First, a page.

1)  We, the taxpayers, paid for some of the development of this battery for our own advancement.2)  Wall Street is already acting in a Supra-national way:   they are going to make profits, and tax havens, without regard to national borders.  When THEY control our government, as the caller from Massachusetts said, we are left with nothing but Service jobs here within this country.  In other words, if Americans are not involved in finance, their opportunities across the board will be extremely reduced.  We are blessed with people with many different types of talent, yet, our country is going to be reduced to High Finance and Service Jobs.  3)  The definition of a “fiduciary responsibility” is NOT just to make the most money for someone.  It also involves “loyalty, responsibility, honesty” and a few other attributes.  The trouble with Wall Street is that they focus on Free Markets because they probably DO make the most money for people, but sometimes other values should pertain, but Wall Street doesn’t give those values much attention.4)  Think of it this way:  loathe as I am to say it, the Swedes kept selling steel to Nazi Germany during World War II.  THAT is an example of the values of the Free Market, and the value of “neutrality” being exercised in the extreme, when other values would have been so much better, and more ethical, to operate under!!!

  • JGC

    But  Captain! The dilithium crystals! Our economy is about to implode!

  • http://www.facebook.com/parker.dooley.54 Parker Dooley

    I was recently in Thailand & observed that they have converted all large commercial vehicles as well as the urban taxi fleets to liquified (LNG) or compressed (LCG) natural gas or liquified propane gas (LPG). This required conversion of all filling stations to handle these fuels which was done rapidly). It occurred to me that this can be a transitional step to using hydrogen (generated by solar energy through electrolysis) as a transportation fuel. Hydrogen (or LPG/LNG/LCG) can be used either as an internal combustion fuel or in fuel cells to power vehicles, or as a storage medium for electric power (eliminating intermittency problems). This changes the discussion, as it could take advantage of existing internal combustion technology as well as reducing carbon fuel dependence. If the Thais can manage this conversion, surely we can.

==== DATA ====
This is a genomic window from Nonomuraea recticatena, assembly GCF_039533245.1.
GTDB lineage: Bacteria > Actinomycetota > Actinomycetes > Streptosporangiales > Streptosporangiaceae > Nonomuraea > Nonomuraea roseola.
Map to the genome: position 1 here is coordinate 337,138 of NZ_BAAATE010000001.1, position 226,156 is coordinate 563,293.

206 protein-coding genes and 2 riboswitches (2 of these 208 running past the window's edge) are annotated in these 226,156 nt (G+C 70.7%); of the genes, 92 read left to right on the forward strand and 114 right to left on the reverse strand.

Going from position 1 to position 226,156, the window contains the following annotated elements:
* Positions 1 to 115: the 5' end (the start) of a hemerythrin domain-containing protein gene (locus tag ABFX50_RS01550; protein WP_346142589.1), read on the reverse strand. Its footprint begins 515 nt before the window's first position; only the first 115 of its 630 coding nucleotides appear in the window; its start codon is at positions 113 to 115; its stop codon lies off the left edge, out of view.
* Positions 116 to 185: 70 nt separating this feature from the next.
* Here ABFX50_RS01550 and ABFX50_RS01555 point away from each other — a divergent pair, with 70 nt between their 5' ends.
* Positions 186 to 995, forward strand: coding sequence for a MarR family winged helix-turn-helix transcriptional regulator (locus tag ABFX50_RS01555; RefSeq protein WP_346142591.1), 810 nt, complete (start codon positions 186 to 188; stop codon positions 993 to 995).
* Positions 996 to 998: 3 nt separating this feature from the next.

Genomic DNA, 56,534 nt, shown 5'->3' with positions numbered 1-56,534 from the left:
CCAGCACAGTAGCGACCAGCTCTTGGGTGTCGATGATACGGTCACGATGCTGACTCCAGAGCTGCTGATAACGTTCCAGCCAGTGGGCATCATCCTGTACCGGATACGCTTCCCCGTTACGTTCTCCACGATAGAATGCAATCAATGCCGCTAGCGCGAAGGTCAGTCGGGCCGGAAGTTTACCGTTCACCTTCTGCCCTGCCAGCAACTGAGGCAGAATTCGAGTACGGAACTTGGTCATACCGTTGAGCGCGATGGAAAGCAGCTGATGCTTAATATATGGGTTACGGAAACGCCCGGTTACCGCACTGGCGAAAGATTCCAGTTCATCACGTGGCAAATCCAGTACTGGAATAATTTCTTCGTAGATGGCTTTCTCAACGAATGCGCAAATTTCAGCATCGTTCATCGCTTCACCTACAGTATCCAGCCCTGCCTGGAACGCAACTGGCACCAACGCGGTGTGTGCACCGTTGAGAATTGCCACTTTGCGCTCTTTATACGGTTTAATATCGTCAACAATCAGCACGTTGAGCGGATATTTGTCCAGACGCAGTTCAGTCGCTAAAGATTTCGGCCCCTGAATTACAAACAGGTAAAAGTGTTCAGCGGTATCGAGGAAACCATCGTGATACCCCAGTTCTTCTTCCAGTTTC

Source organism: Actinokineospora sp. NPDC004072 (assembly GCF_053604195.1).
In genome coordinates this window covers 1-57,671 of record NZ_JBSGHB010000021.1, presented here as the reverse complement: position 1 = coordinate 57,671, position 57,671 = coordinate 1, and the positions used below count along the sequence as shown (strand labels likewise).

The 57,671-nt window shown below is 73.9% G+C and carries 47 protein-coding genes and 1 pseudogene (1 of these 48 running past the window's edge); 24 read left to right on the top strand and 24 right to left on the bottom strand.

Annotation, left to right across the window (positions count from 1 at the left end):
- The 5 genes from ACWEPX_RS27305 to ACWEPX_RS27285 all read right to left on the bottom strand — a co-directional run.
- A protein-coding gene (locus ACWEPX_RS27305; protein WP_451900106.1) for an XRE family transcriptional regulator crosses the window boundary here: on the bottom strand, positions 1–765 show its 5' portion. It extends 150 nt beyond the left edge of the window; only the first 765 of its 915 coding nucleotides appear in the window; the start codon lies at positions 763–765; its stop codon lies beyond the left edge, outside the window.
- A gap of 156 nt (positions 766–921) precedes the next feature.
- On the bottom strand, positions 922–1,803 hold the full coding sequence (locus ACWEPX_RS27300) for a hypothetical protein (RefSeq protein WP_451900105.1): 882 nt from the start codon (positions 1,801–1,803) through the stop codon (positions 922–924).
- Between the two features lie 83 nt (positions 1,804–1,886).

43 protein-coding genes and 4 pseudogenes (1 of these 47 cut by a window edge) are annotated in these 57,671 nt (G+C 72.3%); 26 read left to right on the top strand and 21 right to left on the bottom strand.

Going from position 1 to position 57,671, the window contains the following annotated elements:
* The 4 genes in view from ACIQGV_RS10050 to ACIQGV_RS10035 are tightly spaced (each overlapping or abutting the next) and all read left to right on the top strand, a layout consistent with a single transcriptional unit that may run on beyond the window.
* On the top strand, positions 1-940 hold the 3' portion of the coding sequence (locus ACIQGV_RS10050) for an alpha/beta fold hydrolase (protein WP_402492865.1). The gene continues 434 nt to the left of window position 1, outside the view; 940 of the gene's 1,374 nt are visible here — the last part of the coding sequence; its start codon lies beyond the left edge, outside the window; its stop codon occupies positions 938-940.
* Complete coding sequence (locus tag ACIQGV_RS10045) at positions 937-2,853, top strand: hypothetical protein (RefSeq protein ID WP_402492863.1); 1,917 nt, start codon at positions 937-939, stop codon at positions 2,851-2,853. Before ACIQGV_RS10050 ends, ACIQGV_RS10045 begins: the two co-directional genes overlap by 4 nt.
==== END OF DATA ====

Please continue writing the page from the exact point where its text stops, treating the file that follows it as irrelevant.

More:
• Morgan King

    What about this claim from a Texas company? “…a kind of battery-ultracapacitor hybrid based on barium-titanate
    powders, will dramatically outperform the best lithium-ion batteries on
    the market in terms of energy density, price, charge time, and safety”?

    Sounds pretty good, this was from back in June…is this a possibility?

  • http://twitter.com/EastDakeezy Sam Dakota Miller

    The conversation so far only talks about lowering the cost of batteries in the market…what happens when the cost of natural gas power goes up though?  These competitive markets provide us with necessary power and if our government stopped subsidizing and giving tax cuts to natural gas companies, would it even the market out?

  • http://twitter.com/DoOp11 Do_Op27

    One thing that doesn’t seem to be being asked.. Instead of selling the company to China, why not just have China buy the batteries so they can keep the company going

  • plutozp5

    What if this technology sale is a mature but stale technology. This stale tech for cash exchange is not a new concept, and is a way to discard less useful tech and move on to more promising prospects. China Caveat Emptor

  • LoganEcholls

    How does this story relate to the recent big buy up of rare earth mineral mines around the globe by china?  When that story first came out I suspected it was because China wanted the world to be dependant on it for energy needs since batteries and electric cars are the future.   This battery factory story seems to reinforce that theory.

  • CMflywheel

    Good show as usual.  I was expecting a discussion on energy storeage devices. Show was a bit slanted to only battery tech.  The savior in this race of energy storeage will be fly-wheels.  Yes fly wheels.  Beacon Power of Watertown MA. is the leader in the field.  And you say What.  Cutting to the chase batteries are old technology. Fly wheels are where it will be at in the years to come.  Did you know that Formular One auto racing uses onboard generated electrical power that is stored in on board fly wheels to be used later on in the race as extra power as they race.??  You did not hear of it from your guests because if you switch from batteries to fly wheel research a number of their grants from DOE will cease. Fly wheel can store power as they are spun up or energized at night and converted to generators during the day.  Fly wheels supported by magnetic leviataion ( sp) the same way trains in Japan and Europe are propelled.